Syria exhibits the horrors of Internet under ITU

Posted on November 30, 2012  /  0 Comments

Syria has plunged into cyber darkness, as the Asad regime has pulled the plug on Internet gateways. Yet, the regime blames the “terrorists” for sabotaging the connectivity. Three submarine cables have landed in Syria (Click on the picture). The country is also plugged with Turkey through a terrestrial link. Therefore, even a drunken vagabond would not believe the Syrian minister of (mis)information. Because, all the four cables are to be cut simultaneously.

The timing of Syrian highhandedness couldn’t have been better for the defenders of Internet and worse for the ITU at the eve of WCIT 2012. The ITU has adopted a Resolution “inviting” all Member States to refrain from taking any unilateral and/or discriminatory actions that could impede another Member State from accessing public Internet sites and using resources. Secretary-General Hamadoun Touré has also urged everybody not to call ITU the villain:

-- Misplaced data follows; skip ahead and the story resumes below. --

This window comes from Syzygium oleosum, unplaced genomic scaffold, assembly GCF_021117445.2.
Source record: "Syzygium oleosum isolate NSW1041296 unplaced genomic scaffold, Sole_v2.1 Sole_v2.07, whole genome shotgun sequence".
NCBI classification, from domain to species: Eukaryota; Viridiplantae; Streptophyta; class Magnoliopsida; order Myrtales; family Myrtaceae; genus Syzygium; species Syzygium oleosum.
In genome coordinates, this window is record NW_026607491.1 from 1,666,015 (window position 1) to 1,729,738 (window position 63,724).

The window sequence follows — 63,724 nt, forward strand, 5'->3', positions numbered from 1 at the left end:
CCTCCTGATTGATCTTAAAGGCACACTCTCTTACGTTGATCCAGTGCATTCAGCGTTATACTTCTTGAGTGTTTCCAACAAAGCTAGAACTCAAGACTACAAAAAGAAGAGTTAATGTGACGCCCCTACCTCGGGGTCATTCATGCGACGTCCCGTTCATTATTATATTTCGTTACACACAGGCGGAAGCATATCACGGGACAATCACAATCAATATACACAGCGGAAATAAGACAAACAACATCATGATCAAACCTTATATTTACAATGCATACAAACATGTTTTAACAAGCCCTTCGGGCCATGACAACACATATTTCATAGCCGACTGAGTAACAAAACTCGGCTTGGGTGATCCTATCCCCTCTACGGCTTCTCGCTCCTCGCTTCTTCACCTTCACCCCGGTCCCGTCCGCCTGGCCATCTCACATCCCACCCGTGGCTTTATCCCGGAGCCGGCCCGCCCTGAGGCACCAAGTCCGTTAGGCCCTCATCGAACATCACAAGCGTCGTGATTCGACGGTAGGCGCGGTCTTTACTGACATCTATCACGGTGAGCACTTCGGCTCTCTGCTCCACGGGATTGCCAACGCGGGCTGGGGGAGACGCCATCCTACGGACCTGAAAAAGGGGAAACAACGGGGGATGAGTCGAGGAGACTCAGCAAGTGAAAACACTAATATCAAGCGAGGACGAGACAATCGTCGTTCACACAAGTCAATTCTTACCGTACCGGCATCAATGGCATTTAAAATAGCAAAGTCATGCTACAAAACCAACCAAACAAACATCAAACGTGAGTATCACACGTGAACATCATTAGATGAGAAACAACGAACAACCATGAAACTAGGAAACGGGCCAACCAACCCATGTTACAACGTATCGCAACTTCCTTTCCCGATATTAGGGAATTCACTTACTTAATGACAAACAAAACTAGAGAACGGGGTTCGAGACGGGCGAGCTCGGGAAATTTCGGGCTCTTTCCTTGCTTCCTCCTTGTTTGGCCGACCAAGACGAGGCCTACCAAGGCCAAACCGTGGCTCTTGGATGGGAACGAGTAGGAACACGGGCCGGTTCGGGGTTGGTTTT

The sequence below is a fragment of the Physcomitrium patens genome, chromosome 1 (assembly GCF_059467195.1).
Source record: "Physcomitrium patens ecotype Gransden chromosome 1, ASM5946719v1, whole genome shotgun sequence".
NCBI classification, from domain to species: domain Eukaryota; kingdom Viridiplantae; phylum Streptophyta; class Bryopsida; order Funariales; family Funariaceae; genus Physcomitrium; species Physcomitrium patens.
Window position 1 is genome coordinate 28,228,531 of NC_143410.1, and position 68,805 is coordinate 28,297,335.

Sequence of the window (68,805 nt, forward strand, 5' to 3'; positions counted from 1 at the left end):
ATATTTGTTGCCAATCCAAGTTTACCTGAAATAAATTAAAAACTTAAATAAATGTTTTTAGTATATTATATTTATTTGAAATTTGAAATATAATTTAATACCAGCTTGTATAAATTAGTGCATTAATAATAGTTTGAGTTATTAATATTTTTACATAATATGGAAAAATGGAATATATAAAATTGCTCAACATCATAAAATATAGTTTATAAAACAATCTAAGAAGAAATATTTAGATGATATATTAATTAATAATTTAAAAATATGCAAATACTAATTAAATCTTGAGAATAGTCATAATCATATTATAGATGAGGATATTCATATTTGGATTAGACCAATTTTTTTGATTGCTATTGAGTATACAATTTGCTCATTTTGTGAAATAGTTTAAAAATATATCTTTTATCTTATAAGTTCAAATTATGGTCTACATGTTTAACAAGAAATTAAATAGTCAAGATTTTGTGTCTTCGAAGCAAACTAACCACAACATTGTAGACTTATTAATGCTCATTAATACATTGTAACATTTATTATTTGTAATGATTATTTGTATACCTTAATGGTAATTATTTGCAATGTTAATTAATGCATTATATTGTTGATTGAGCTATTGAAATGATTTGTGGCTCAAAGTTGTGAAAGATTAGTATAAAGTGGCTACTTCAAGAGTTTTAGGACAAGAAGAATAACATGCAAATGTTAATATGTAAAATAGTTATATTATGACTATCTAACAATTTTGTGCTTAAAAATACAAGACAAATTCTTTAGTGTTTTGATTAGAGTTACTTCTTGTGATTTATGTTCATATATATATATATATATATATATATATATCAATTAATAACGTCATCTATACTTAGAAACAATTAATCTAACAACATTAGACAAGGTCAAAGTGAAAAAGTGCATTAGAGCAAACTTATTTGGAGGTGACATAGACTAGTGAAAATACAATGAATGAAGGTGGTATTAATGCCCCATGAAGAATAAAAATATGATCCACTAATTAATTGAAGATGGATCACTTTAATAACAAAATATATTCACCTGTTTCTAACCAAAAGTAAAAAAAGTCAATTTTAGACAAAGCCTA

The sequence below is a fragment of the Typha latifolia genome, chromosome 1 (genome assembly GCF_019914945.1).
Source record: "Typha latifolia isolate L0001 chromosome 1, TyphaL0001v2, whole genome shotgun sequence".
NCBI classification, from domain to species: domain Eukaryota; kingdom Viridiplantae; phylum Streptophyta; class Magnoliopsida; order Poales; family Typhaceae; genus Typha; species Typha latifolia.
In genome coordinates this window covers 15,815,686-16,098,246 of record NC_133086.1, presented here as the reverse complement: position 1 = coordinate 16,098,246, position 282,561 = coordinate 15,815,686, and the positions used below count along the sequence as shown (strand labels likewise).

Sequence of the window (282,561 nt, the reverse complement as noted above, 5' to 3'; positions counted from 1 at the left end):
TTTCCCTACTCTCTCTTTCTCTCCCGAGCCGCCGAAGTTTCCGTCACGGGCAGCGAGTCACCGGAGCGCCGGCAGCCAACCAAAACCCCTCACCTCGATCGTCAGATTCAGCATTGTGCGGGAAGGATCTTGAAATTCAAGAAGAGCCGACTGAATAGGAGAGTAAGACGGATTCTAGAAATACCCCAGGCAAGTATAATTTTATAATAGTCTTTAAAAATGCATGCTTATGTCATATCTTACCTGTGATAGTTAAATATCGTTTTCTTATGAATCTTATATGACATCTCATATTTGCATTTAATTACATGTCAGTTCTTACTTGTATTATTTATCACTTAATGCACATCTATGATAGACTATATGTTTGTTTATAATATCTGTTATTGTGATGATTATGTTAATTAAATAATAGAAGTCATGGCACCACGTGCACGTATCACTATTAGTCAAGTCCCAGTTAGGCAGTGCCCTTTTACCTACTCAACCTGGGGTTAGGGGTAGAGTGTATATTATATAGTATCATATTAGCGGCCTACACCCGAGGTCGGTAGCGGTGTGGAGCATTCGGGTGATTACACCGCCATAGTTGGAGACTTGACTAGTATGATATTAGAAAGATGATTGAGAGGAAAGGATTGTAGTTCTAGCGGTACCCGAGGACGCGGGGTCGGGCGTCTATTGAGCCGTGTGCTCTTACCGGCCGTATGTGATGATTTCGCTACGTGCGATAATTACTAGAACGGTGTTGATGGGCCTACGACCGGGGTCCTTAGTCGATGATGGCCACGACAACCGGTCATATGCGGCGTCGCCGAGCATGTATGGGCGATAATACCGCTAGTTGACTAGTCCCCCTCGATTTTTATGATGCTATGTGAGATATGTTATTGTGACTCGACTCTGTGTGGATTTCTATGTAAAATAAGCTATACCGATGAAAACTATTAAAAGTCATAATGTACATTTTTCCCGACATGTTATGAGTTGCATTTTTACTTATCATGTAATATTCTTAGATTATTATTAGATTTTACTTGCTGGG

This should send a strong message to the international community about accusations that ITU’s membership wishes to restrict the freedom of speech. Clearly the opposite is true. It is in this spirit – fostering an Internet whose benefits are open to all – that I would like to head into WCIT-12.

According to the ITU, Resolution 69 invites affected ITU Member States to report to the ITU Telecommunication Standardisation Bureau on any unilateral or discriminatory actions. The press release, however, doesn’t say what step ITU takes thereafter. It will be quite a fun to watch which Member State first blows the whistle of Resolution 69 and point a finger at Syria.

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